Rachael Dowling and Sorcha Furlong in Elizabeth Moynahan's Happiness Then... Image by Al Craig *** Misery loves company in Elizabeth’s Moynihan’s delightful two hander, Happiness Then… even if misery might be better off without the company. Like snuggling up to a wire brush, estranged sisters Frances and Bridget are more likely to cut each other to shreds than dish out sibling consolation. Meeting in a wine bar, the two sisters try to talk about their mother’s death, her will, an ex-husband, a vanished son and the new woke normal that is modern life for the older woman. In which Happiness Then… serves up lightweight meditations on transitioning from male to female along with questions about alcohol and addiction. Yet what it lacks in depth it makes up for in heart, it’s touching portrayal of two warring sisters striving for connection full of tender moments. In a story about binary opposites, Happiness Then… relies heavily on binary opposites. It’s odd couple of straight-laced, uptight, control freak Bridget and wine swilling, mad aunt, devil may care Frances being a format as old as the hills and as recent as Grace and Frankie . Indeed, like Grace and Frankie it commences with a former husband coming out. This time as female; Frances’ former husband looking to be addressed as she/her. A lengthy argument on drinking, transitioning, and fidelity in marriage flips midway to facilitate Bridget’s concerns. Namely her missing son and why he ran away. No lead in, just a contrived switch that comes out of nowhere to switch character focus. Not for the first time will Happiness Then… reveal itself as structurally contrived, even as Moynihan crafts lines and scenes brimming with charm. Rachael Dowling and Sorcha Furlong in Elizabeth Moynihan's Happiness Then... Image by Al Craig If there’s little at stake, and if it doesn’t end so much as run out of road leaving too many questions unanswered, director Liam Halligan sensitively negotiates all this to emphasise the generosity in Moynihan’s undercooked script. We may not quite believe that these women want to be around each other in what they say, but we glimpse why they might in how they behave. Due, in no small measure, to two riveting performances. A ying yang dynamic of dark and light (those opposites again) with Rachael Dowling’s suffocating, green tea drinking Bridget, looking exaggeratedly high strung on occasion, enough to turn anyone to drink. Yet when Dowling beautifully evokes the pain of women trying endlessly to be perfect you glimpse the source of the rage that fuels her. Sorcha Furlong grounding it all with a captivatingly brilliant performance. The world weary Frances delightfully understated, adding calm to Dowling’s distress. Throughout, Moynihan's “let’s talk it all better” approach skims the surface of its heavier issues. Yet its exploration of two sisters whose loneliness reminds them there just might be someone in the world who gets them is genuinely heartfelt. An estrangement reflected in Toni Bailey’s clashing costumes. If Eoin Lennon’s set looks like a cáfe closer to home than a wine bar, it adds to a sense of eavesdropping. In which Dowling and Furlong shine. In the end Happiness Then… is a snack, not a meal. But it makes for a tasty lunchtime treat none the less. Happiness Then… by Elizabeth Moynihan, runs at Bewley’s Cáfe Theatre until March 9. For more information visit Bewley’s Cáfe Theatre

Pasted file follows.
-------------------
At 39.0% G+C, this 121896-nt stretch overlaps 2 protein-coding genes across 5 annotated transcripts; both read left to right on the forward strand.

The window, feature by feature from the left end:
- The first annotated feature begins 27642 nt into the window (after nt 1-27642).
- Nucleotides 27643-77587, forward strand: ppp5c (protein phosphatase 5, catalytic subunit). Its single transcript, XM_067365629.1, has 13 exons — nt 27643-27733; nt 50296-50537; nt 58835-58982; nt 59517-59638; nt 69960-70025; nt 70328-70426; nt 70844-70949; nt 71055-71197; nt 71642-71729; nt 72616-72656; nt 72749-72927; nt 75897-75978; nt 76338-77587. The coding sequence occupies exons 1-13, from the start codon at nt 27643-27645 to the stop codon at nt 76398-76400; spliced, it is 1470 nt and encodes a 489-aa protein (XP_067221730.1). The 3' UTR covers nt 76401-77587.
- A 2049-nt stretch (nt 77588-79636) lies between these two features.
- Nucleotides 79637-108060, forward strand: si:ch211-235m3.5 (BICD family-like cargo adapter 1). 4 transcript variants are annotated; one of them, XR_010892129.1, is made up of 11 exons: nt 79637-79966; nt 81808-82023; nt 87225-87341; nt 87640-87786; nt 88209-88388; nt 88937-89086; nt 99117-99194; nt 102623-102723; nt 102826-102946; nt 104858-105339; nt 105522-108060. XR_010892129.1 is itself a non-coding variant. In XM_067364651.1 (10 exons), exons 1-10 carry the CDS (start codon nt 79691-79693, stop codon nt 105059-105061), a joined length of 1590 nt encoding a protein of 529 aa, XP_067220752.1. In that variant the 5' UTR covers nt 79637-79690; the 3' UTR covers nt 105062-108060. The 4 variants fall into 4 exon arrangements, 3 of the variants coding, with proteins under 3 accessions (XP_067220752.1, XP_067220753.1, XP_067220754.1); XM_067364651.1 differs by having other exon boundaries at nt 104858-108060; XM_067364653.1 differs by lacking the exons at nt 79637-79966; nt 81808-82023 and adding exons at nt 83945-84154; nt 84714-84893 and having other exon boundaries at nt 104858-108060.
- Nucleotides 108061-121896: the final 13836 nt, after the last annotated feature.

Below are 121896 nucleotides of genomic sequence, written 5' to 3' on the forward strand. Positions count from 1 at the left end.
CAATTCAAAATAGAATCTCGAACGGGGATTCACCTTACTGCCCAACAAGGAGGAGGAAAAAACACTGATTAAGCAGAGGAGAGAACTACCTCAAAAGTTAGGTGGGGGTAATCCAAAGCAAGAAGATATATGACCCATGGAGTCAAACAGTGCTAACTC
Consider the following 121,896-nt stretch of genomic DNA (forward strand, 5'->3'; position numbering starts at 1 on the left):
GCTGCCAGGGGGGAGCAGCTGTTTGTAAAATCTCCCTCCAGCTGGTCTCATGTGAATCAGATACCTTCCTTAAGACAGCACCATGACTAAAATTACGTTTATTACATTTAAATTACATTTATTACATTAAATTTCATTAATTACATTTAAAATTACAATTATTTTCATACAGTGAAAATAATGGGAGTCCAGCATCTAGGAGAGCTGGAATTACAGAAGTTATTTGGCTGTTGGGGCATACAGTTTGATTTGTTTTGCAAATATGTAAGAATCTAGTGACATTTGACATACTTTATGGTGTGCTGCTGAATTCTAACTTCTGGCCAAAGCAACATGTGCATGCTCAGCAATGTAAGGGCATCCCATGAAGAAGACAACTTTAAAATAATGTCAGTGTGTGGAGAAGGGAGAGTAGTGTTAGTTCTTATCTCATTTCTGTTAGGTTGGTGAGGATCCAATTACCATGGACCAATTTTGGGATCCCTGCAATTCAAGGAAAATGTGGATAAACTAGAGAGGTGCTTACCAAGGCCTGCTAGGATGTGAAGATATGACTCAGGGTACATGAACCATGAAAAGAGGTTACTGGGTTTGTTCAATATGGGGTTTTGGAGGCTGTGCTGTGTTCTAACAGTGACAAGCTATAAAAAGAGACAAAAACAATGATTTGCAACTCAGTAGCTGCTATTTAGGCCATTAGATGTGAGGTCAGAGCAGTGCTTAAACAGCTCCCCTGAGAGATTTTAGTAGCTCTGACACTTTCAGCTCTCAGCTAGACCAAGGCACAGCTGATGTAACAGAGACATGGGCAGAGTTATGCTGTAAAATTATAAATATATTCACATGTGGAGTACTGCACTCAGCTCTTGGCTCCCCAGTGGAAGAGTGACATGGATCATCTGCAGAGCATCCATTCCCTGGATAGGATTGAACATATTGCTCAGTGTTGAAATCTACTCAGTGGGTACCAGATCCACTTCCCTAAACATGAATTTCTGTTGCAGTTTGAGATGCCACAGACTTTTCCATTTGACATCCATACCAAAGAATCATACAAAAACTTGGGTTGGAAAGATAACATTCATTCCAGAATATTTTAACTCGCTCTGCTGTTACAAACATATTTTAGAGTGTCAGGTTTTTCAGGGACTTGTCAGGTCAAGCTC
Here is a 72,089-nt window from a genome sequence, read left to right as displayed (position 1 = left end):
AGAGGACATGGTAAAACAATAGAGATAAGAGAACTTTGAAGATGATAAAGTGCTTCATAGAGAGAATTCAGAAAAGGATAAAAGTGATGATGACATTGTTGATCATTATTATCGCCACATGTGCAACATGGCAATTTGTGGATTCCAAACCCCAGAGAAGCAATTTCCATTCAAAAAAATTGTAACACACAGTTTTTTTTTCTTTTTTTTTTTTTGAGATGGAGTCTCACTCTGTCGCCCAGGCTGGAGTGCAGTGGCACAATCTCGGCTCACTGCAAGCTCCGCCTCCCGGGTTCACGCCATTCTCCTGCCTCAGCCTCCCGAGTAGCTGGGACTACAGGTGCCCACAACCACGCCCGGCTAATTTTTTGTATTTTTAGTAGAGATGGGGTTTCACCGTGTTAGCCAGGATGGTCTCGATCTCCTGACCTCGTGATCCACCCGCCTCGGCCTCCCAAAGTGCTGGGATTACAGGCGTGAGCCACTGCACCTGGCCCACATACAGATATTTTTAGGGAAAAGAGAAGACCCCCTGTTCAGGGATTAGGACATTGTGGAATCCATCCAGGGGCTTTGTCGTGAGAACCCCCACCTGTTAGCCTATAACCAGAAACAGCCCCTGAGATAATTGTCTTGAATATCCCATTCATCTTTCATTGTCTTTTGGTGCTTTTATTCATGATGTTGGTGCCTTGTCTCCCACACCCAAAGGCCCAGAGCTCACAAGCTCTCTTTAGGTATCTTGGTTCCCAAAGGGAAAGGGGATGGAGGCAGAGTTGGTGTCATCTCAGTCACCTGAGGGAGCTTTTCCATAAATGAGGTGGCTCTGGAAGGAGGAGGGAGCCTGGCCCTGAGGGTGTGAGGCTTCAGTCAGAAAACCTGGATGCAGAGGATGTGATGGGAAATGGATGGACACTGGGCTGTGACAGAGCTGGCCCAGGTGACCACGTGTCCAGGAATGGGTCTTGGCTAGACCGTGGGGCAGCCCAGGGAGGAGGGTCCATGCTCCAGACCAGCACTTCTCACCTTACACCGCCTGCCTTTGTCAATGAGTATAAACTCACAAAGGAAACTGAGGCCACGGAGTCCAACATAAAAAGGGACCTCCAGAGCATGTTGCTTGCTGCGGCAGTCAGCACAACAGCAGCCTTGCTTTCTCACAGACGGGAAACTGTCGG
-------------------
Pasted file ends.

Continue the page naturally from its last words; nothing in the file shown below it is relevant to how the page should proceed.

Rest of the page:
Sister Act. Image uncredited. **** How do you solve a problem like Delores? A big dream, big voiced wannabe singer who’s just witnessed a murder. Disguised as a nun she is sequestered away to a convent as part of a witness protection program. The worldly Delores a disruptive influence on the resident sisters, all oblivious to her secret. Whipping the ten strong church choir into shape, she turns them into national celebrities. Leaving Mother Superior at her wits end. Proving be careful what you pray for, you just might get it. In Sister Act, A Divine Musical Comedy , based on the Whoopee Goldberg 1992 movie of the same name, a nun on the run serves up tonnes of fun, but it’s the songs and singing that prove heavenly. Sister Act. Image Mark Senior Set in the late Seventies and heavily referencing The Sound of Music at times, Sister Act is not the equivalent of musical fine dining. Clunkily finding its feet, with Bill Buckhurst’s direction doing just enough, as does Alastair David's choreography, and with Morgan Large’s set looking distractingly like the portal in Stargate SG1, spectacle leaves a little to be desired. Book by Cheri and Bill Steinkellner, with additional book material by Douglas Carter Beane a bare bag of narrative bolts you don’t want to think too much about. Narratively and visually it just about holds together. But Sister Act was never intended as musical fine dining. Rather it’s the musical theatre equivalent of street food. Relying less on presentation and more on strong, tasty flavours, Sister Act’s songs and singing serve up some sumptuous treats. Sister Act. Image Mark Senior While it's the energised nuns who run the show, aided by a terrific Ruth Jones as Mother Superior and an excellent Landi Oshinowo as streetwise, disco diva Delores, the men also have their moments. A scene stealing Alfie Parker as Steady Eddie Souther, the cop responsible for protecting Delores, near brings the house down with I Could Be That Guy , channelling Village People , disco balls, and more glitz and glamour than any one person should be allowed. If its gangsters look like pantomime clowns, making Ron Burgundy and his crew look like geniuses, leader Curtis Jackson (Ian Gareth-Jones), along with henchmen TJ (Elliot Gooch), Joey (Callum Martin) and Paolo (Michalis Antoniou) turn on the style like an overdose of cheap cologne. Channelling heavy Seventies vibes, including referencing The Floaters , they set out to prove why no woman can resist them, and fail to make their case. If some men struggle in the upper register, it’s more than compensated for by its ten strong women's choir showing hugely impressive range. Most notably the exquisite Eloise Runnette making her professional debut as postulate Sister Mary Robert. Runnette’s sensational voice, especially her show stopping rendition of The Life I Never Led , living proof of the existence of angels. Sister Act. Image Mark Senior It’ll come as no surprise that all’s well that ends well, with Jones and Oshinowo shining during the great, big, glittery kitsch finish. Wherein lies the secret of Sister Act ; it throws all its eggs into its singing and song basket. Staging might look average and story patched together, but songs and singing are simply sensational. Given they’re built from music by Alan Menken and lyrics by Glenn Slater, you shouldn’t be too surprised. Let your heart and soul go with it, and you will find Sister Act joyously uplifting. Go, be part of this terrific Sister Act . It does the soul a power of good. Sister Act, A Divine Musical Comedy presented by Jamie Wilson, Kevin McCollum, Gavin Karin, Robbie Wilson and Curve, runs at Bord Gáis Energy Theatre until February 24. For more information visit Bord Gáis Energy Theatre